PORTLAND – Nike has scuttled its plans for a Fourth of July-themed sneaker that was to bear a Revolutionary War-era flag, a design that NFL player-turned-activist Colin Kaepernick disliked, according to multiple news outlets.
Kaepernick said the Air Max 1 Quick Strike Fourth of July, as the shoe was called, would be “an offensive symbol because of its connection to an era of slavery,” according to a tweet from The Wall Street Journal, the first to report on the cancellation.
Nike released multiple statements Tuesday about its decision. The first statement indicated that the company decided against releasing the shoe because “it featured an old version of the American flag.”
Later in the day, Nike said, “We regularly make business decisions to withdraw initiatives, products and services. NIKE made the decision to halt distribution of the Air Max 1 Quick Strike Fourth of July based on concerns that it could unintentionally offend and detract from the nation’s patriotic holiday.”
Arizona Gov. Doug Ducey was angered by Nike’s decision, saying that “words cannot express my disappointment” in one of several tweets. He went to tweet that Nike “has bowed to the current onslaught of political correctness and historical revisionism.”
Ducey further said he would withdraw state support for a Nike facility proposed for the Phoenix suburb of Goodyear, Ariz. The $184 million plant would have employed more than 500 people, according to the New York Times.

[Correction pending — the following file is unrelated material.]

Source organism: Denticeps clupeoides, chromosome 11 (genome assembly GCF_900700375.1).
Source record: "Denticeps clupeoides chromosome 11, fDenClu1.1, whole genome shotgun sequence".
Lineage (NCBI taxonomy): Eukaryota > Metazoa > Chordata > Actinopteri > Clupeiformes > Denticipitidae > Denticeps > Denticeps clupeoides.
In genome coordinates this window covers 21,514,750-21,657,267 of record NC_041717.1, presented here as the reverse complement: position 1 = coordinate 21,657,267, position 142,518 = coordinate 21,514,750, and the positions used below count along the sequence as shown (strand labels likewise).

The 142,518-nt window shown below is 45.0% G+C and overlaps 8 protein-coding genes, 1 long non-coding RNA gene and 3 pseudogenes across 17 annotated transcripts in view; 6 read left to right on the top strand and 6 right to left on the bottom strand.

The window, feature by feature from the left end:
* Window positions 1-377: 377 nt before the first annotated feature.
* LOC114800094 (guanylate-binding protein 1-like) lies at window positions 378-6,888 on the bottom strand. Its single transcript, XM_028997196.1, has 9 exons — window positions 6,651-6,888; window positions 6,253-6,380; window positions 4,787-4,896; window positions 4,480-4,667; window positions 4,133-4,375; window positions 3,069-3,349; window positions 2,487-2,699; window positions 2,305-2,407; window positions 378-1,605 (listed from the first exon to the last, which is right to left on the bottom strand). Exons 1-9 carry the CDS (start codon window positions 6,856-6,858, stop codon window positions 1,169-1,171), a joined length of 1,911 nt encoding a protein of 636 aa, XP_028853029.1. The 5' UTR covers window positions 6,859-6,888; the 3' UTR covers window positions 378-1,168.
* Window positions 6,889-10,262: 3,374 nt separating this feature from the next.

Nike asked retailers to send back the shoes with the U.S. flag on them, according to the Wall Street Journal. The company has unveiled an Air Max 1 shoe in red, white and blue, which “updates the legendary design with patriotic colors.”
The original U.S. flag, which included 13 stars along with 13 red and white stripes, was designed by seamstress Betsy Ross upon being commissioned by George Washington in 1776.
Lisa Moulder, the director of the Betsy Ross House in Philadelphia, said, “People just see it as a symbol of early America and the founding of our nation. In Betsy’s time, the flag was strictly utilitarian, a military tool.”
Moulder said the Betsy Ross House draws more than 1,000 visitors a day.
–Field Level Media